When a Defendant is Dismissed Before the Trial, Can Another Defendant Appeal the Decision?

motorcycle_motorcycle_689316-scaledWhen finding yourself as a defendant in a lawsuit, you will want to limit your liability as much as possible. Your liability could be altered when a co-defendant is found to be at fault for the injuries to a certain extent. However, when one defendant is dismissed before the trial begins, can another defendant seeking to split the fault appeal the decision? A case arising out of St. Charles Parish aims to answer this question.

Devyn Allen, the defendant, was driving westbound on U.S. Highway 90 when he moved from the westbound lane into the center turn lane. When riding his motorcycle, the plaintiff, Tobias Dixon, hit the back of Allen’s car. Dixon was thrown from his motorcycle upon impact and landed on the pavement. While still on the pavement, Dixon alleged that Patrick Jackson, the co-defendant, ran Dixon over in his pickup truck. Dixon then sued Allen; Progressive Insurance Company, Allen’s insurer; Jackson; Command Construction Industries, Jackson’s employer; the Gray Insurance Company, Command’s insurer; Louisiana Pizza Group (LPG), Allen’s employer; and Tudor Insurance Company, LPG’s insurer. 

Jackson, Command Construction, and the Gray Insurance Company then filed a motion for summary judgment, which asks the court to decide based on the arguments filed in favor of the filing party. Jackson argued that there was no evidence that he hit Dixon while lying on the pavement. The trial court agreed with Jackson and granted the motion. Following the decision, LPG appealed the decision arguing that there was a genuine issue of fact as to whether Jackson hit Dixon and that Jackson should also be held liable for Dixon’s injuries.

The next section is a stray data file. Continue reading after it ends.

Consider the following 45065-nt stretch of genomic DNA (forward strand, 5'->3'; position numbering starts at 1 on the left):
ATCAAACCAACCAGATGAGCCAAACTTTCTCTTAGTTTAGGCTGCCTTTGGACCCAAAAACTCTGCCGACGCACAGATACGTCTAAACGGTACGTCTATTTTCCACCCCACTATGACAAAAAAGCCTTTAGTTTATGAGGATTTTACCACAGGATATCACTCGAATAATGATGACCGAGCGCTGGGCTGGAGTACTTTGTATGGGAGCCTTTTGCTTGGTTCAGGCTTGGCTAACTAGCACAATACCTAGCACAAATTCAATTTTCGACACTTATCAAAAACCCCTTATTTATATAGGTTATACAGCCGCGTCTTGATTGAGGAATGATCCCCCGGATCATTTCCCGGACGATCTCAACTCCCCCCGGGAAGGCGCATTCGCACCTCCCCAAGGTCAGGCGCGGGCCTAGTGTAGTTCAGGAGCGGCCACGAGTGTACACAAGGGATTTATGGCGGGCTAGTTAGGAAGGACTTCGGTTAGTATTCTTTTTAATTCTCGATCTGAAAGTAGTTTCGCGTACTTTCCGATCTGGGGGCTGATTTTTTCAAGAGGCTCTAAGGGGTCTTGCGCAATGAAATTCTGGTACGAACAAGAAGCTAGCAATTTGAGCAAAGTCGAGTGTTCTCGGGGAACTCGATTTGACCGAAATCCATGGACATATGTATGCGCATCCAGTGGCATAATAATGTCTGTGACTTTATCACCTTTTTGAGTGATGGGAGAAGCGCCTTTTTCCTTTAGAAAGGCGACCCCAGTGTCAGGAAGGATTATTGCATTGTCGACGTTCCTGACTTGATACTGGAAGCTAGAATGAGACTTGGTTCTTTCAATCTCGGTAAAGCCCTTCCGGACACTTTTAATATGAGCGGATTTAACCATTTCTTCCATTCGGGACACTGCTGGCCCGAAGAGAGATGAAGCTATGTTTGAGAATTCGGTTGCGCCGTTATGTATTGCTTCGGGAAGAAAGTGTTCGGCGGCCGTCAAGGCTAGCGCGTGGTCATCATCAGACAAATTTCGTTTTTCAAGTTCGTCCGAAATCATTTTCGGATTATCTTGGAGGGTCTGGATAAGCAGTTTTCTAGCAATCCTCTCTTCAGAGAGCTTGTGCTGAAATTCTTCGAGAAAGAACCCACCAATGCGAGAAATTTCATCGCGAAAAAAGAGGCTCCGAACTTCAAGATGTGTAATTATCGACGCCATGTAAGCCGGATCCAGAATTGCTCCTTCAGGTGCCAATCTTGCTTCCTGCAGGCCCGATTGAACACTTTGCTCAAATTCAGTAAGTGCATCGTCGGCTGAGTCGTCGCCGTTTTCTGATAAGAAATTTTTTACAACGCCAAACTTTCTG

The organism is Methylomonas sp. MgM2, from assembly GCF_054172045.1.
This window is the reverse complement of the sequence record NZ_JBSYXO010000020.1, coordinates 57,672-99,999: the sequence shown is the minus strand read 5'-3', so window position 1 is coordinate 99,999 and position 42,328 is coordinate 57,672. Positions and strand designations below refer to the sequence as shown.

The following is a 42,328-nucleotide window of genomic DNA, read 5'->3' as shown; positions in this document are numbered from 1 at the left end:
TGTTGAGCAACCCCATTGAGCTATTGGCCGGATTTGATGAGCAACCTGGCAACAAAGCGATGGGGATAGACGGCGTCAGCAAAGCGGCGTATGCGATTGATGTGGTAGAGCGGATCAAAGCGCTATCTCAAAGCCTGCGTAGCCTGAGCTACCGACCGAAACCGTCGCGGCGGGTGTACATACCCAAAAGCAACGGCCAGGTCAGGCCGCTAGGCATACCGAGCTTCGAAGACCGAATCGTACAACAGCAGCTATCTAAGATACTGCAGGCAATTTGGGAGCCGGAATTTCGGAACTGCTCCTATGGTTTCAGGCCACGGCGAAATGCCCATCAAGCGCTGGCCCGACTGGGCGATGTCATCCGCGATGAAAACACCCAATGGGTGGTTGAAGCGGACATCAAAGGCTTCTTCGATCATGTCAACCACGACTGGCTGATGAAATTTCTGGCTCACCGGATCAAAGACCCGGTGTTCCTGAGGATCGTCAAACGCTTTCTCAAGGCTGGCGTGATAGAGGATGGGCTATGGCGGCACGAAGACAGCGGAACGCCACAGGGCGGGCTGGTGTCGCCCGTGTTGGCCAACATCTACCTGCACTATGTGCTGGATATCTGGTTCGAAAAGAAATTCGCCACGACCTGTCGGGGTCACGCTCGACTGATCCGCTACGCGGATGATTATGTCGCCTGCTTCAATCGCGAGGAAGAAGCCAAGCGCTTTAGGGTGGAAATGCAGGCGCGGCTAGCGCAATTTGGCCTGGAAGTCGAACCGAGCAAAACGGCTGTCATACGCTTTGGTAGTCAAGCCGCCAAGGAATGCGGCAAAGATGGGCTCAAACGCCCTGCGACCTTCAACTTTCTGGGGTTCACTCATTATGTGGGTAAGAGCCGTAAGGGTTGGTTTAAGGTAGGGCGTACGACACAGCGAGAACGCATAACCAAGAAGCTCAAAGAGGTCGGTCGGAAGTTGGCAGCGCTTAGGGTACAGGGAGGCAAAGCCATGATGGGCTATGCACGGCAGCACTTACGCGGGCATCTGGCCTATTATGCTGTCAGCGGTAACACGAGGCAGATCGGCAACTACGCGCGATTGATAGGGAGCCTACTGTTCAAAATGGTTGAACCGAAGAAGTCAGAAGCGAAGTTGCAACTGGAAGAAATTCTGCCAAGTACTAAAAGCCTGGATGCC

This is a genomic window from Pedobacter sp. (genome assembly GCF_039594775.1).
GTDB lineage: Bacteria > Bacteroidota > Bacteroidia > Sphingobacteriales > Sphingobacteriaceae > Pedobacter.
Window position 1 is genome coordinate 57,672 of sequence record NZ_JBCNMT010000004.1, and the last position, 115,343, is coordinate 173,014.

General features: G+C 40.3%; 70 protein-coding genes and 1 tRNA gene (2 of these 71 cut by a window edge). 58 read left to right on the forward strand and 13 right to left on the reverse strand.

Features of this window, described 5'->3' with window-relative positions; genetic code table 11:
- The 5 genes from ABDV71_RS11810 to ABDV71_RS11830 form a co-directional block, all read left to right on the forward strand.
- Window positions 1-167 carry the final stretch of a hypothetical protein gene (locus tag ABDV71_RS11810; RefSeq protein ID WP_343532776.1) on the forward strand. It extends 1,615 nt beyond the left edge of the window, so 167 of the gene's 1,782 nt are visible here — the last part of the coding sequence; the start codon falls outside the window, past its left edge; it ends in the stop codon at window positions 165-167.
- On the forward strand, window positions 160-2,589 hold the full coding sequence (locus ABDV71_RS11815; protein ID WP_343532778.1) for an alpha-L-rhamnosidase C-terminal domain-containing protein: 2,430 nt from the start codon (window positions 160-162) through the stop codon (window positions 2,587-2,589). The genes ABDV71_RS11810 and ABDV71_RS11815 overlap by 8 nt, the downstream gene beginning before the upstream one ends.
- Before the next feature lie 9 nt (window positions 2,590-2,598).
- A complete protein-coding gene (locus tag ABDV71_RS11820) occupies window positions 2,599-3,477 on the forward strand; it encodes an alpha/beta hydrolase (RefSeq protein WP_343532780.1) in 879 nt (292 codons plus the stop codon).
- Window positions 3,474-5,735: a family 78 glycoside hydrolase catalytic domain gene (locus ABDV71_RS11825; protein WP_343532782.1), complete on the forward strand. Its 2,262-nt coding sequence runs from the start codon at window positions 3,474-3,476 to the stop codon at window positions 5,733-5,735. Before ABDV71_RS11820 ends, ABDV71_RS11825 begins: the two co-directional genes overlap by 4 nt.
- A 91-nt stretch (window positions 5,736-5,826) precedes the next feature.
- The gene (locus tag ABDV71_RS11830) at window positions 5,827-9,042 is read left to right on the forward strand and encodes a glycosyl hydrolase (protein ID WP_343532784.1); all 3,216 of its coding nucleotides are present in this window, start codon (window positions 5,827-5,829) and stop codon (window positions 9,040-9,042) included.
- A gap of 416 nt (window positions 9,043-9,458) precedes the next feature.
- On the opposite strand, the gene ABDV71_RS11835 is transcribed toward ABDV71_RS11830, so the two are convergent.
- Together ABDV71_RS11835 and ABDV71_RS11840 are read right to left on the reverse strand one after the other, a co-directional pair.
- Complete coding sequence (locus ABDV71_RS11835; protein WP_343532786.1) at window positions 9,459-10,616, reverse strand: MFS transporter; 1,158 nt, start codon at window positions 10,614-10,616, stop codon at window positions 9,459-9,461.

Motions for summary judgment can only be granted if there are no disputed facts that a jury would be required to resolve. Therefore, if LPG’s argument is correct, the motion that relieved Jackson of any fault should technically be reversed. The court of appeals explained that because Dixon, as the plaintiff, did not appeal the motion, the results of the judgment became final against Dixon and Jackson. Nunez v. Commercial Union Ins. Co., 00-3062 (La. 02/16/01), 780 So.2d 348, 349 and Grimes v. La. Med. Mut. Ins. Co., 10-0039 (La. 05/28/10), 36 So.3d 215, 217. Therefore, Jackson, his employer, and his insurer were dismissed from any potential liability. Since the summary judgment would be final against Dixon, he could not introduce any evidence of Jackson’s fault in the accident. 

Further, La. C.C.P. art. 966 G prohibits further evidence from being introduced or comparative fault from being considered against a party relieved of any responsibility at summary judgment. Allowing a reversal of the summary judgment for LPG would contradict the Louisiana statute. The court explains that allowing LPG to introduce evidence of Jackson’s fault while prohibiting Dixon from doing the same would undermine the Louisiana statute.  

The court of appeals ultimately agreed with the lower court and affirmed the motion for summary judgment, dismissing Jackson from the case. Multiple parties involved in an accident always cause complications. The best accident lawyers know how to navigate cases such as this.


Written By Berniard Law Firm

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